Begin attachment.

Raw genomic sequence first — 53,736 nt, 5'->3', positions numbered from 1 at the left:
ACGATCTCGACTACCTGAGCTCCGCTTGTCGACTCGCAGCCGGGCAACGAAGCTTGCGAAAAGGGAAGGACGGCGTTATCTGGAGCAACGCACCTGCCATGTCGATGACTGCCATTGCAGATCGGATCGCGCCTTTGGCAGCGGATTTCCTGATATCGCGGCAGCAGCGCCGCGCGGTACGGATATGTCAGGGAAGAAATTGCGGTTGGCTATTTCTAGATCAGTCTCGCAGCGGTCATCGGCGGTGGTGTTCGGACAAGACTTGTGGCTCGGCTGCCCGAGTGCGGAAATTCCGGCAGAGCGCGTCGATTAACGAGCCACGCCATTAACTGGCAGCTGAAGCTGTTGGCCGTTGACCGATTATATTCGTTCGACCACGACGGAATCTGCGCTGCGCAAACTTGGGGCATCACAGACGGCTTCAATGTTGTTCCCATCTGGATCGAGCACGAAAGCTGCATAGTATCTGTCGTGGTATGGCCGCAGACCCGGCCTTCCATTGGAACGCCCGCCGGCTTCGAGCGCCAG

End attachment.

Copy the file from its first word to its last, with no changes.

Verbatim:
Raw genomic sequence first — 53,736 nt, 5'->3', positions numbered from 1 at the left:
ACGATCTCGACTACCTGAGCTCCGCTTGTCGACTCGCAGCCGGGCAACGAAGCTTGCGAAAAGGGAAGGACGGCGTTATCTGGAGCAACGCACCTGCCATGTCGATGACTGCCATTGCAGATCGGATCGCGCCTTTGGCAGCGGATTTCCTGATATCGCGGCAGCAGCGCCGCGCGGTACGGATATGTCAGGGAAGAAATTGCGGTTGGCTATTTCTAGATCAGTCTCGCAGCGGTCATCGGCGGTGGTGTTCGGACAAGACTTGTGGCTCGGCTGCCCGAGTGCGGAAATTCCGGCAGAGCGCGTCGATTAACGAGCCACGCCATTAACTGGCAGCTGAAGCTGTTGGCCGTTGACCGATTATATTCGTTCGACCACGACGGAATCTGCGCTGCGCAAACTTGGGGCATCACAGACGGCTTCAATGTTGTTCCCATCTGGATCGAGCACGAAAGCTGCATAGTATCTGTCGTGGTATGGCCGCAGACCCGGCCTTCCATTGGAACGCCCGCCGGCTTCGAGCGCCAG